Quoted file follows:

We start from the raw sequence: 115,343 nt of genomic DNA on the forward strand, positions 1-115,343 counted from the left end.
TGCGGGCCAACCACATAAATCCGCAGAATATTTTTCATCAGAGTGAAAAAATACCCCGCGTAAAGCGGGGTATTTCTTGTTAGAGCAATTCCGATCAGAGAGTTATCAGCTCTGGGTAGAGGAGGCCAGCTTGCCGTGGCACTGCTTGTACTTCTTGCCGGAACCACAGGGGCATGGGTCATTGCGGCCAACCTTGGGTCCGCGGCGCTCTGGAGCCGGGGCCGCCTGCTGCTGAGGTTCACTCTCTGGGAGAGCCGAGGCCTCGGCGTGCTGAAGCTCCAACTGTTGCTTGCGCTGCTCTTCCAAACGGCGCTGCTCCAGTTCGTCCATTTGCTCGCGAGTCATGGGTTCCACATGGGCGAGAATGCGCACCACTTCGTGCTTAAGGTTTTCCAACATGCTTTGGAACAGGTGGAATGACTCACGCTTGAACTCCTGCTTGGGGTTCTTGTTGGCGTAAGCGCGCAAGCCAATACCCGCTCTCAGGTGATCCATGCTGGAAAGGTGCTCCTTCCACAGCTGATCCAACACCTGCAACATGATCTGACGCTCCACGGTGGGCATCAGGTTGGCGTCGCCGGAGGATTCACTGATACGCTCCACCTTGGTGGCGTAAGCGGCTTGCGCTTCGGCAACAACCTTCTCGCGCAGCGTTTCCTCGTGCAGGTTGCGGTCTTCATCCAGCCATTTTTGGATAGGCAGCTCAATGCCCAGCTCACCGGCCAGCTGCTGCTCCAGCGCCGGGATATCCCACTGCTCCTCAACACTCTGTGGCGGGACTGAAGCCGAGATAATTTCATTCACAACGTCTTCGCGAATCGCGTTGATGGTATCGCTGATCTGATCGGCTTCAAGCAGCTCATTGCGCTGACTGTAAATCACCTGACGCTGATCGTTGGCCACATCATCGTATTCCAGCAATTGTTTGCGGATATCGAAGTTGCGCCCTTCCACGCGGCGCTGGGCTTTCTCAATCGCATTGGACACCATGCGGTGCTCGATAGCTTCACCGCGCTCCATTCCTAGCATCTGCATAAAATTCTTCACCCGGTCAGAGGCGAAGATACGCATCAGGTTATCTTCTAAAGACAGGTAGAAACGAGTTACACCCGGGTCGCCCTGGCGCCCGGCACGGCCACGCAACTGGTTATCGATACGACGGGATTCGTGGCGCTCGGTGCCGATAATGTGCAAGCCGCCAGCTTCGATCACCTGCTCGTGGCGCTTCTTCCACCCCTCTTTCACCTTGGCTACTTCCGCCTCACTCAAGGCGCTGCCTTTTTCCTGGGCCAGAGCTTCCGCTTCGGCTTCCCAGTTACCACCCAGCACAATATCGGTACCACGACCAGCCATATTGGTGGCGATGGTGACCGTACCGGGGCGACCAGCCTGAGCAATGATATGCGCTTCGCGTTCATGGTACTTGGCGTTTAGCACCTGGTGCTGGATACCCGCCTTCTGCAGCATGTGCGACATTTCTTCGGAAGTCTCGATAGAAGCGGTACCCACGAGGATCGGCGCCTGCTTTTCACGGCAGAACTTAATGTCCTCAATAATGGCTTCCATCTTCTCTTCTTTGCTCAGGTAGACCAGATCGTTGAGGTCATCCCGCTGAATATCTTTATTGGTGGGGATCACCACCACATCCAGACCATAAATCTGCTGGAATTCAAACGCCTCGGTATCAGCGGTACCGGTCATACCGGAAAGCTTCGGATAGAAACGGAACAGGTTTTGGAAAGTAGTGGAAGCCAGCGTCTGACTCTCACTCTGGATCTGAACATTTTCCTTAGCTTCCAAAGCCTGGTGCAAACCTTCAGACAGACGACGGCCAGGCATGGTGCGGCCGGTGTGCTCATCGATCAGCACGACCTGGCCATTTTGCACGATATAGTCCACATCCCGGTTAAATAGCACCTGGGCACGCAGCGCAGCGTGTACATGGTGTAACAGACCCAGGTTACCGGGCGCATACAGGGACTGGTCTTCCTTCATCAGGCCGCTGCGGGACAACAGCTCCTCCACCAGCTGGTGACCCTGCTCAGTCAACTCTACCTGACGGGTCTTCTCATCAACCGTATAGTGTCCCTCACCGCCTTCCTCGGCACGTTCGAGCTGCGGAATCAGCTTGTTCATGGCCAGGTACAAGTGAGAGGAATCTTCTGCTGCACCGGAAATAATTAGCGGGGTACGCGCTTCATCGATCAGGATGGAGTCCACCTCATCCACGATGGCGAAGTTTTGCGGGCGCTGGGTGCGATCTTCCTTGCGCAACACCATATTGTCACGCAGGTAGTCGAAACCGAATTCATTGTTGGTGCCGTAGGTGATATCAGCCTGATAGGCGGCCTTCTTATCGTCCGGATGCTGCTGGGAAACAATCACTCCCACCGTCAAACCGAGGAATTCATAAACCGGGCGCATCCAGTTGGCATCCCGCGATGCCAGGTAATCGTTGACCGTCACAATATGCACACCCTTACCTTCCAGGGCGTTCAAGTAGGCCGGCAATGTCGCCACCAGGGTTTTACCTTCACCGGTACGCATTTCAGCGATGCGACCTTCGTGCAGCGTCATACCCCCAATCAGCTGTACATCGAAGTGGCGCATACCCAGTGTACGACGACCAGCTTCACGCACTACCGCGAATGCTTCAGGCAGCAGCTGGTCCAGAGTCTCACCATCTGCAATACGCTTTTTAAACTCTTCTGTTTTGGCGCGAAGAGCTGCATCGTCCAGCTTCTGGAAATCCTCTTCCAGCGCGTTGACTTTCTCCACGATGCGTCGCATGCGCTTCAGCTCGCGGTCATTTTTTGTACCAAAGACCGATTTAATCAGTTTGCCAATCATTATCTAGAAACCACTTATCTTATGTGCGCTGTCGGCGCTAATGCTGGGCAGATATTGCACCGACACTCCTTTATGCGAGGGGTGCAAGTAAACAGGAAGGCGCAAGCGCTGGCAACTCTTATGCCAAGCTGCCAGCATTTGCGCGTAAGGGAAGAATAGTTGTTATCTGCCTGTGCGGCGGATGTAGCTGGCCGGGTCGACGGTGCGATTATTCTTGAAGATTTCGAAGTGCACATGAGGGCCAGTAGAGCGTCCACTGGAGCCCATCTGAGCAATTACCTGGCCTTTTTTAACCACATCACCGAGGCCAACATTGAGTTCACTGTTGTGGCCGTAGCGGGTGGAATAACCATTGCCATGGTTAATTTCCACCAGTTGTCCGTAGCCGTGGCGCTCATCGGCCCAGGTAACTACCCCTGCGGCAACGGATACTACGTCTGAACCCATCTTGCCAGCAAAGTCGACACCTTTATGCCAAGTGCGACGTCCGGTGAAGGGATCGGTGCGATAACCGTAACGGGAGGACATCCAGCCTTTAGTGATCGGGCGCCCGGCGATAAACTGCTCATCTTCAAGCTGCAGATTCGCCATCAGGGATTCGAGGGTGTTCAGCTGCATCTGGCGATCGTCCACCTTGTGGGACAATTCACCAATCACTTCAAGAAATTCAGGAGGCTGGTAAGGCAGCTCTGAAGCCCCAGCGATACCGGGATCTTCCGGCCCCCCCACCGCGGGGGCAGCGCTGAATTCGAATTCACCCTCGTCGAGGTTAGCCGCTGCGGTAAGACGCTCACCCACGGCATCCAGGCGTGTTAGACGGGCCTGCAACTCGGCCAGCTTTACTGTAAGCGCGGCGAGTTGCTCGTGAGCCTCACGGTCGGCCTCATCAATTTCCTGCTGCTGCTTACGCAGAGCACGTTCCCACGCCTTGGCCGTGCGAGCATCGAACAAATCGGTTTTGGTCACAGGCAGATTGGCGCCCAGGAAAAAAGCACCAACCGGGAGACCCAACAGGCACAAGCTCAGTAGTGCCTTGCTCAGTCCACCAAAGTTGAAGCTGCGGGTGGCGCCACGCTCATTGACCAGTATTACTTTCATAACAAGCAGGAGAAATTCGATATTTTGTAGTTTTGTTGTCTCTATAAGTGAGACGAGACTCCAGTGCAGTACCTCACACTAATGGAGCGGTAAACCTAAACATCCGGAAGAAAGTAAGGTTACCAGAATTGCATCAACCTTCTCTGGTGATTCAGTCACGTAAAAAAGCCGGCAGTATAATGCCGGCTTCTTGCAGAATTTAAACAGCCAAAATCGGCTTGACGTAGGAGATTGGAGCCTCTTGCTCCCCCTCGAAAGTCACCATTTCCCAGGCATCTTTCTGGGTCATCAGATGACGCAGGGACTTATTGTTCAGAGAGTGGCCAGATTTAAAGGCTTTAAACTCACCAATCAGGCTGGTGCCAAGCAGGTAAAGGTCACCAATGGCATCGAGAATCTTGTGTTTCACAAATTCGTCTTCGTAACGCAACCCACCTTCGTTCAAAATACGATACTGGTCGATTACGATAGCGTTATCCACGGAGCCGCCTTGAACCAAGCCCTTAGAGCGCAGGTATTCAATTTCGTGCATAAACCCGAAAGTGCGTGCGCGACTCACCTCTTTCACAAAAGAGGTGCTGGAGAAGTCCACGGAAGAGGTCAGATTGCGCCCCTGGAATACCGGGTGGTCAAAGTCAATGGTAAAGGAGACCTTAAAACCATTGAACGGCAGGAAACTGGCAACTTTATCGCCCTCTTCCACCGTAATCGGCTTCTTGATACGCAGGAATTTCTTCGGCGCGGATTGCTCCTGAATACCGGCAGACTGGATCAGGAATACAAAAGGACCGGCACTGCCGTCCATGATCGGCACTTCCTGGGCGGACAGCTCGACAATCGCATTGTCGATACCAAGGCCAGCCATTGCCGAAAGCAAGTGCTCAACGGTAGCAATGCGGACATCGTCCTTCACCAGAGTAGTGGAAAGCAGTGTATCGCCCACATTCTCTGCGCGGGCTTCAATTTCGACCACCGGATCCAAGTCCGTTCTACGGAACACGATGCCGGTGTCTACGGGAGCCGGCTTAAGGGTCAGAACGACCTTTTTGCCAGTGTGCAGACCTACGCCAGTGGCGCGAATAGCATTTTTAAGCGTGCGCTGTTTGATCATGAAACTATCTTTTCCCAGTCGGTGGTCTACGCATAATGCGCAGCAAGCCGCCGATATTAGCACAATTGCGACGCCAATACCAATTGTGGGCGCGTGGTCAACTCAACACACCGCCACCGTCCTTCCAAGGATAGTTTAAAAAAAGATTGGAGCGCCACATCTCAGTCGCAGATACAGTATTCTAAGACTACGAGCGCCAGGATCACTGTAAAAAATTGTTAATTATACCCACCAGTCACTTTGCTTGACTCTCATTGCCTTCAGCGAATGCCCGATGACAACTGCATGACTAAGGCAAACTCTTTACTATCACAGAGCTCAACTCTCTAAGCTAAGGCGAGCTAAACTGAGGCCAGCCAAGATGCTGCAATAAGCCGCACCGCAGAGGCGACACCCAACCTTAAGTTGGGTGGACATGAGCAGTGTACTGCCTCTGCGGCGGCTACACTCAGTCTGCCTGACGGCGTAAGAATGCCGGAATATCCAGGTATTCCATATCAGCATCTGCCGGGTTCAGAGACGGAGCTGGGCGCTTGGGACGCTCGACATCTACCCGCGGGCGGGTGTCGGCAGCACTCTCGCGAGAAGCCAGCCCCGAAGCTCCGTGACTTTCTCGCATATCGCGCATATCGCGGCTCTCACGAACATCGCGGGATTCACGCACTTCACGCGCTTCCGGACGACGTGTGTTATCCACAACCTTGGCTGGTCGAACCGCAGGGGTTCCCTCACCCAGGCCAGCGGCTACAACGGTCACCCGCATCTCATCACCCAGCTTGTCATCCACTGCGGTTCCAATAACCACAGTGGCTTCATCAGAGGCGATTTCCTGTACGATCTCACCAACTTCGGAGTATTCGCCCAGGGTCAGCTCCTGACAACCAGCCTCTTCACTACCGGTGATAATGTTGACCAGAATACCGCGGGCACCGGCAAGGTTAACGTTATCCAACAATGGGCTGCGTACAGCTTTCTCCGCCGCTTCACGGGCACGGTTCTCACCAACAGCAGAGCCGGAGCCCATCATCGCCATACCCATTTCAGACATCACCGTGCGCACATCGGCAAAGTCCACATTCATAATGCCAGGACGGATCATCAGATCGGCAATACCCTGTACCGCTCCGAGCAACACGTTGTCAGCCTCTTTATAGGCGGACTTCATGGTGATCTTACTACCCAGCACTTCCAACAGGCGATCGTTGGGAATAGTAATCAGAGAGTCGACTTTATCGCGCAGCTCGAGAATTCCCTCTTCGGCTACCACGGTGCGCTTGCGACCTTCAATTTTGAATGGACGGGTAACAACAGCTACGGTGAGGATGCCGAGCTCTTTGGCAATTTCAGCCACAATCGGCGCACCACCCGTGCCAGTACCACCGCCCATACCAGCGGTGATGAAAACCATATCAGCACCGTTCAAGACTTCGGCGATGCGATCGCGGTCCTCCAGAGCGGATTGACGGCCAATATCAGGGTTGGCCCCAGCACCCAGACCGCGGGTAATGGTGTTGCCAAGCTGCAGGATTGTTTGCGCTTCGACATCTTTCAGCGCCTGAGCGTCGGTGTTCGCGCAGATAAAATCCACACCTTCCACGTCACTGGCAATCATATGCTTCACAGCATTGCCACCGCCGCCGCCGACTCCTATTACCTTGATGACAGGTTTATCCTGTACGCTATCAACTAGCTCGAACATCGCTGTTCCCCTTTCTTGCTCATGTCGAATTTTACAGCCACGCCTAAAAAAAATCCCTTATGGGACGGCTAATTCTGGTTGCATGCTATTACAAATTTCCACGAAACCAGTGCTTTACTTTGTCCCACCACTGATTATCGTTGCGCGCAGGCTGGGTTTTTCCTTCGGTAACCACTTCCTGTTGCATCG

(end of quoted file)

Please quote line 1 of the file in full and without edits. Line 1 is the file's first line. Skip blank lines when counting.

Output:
We start from the raw sequence: 115,343 nt of genomic DNA on the forward strand, positions 1-115,343 counted from the left end.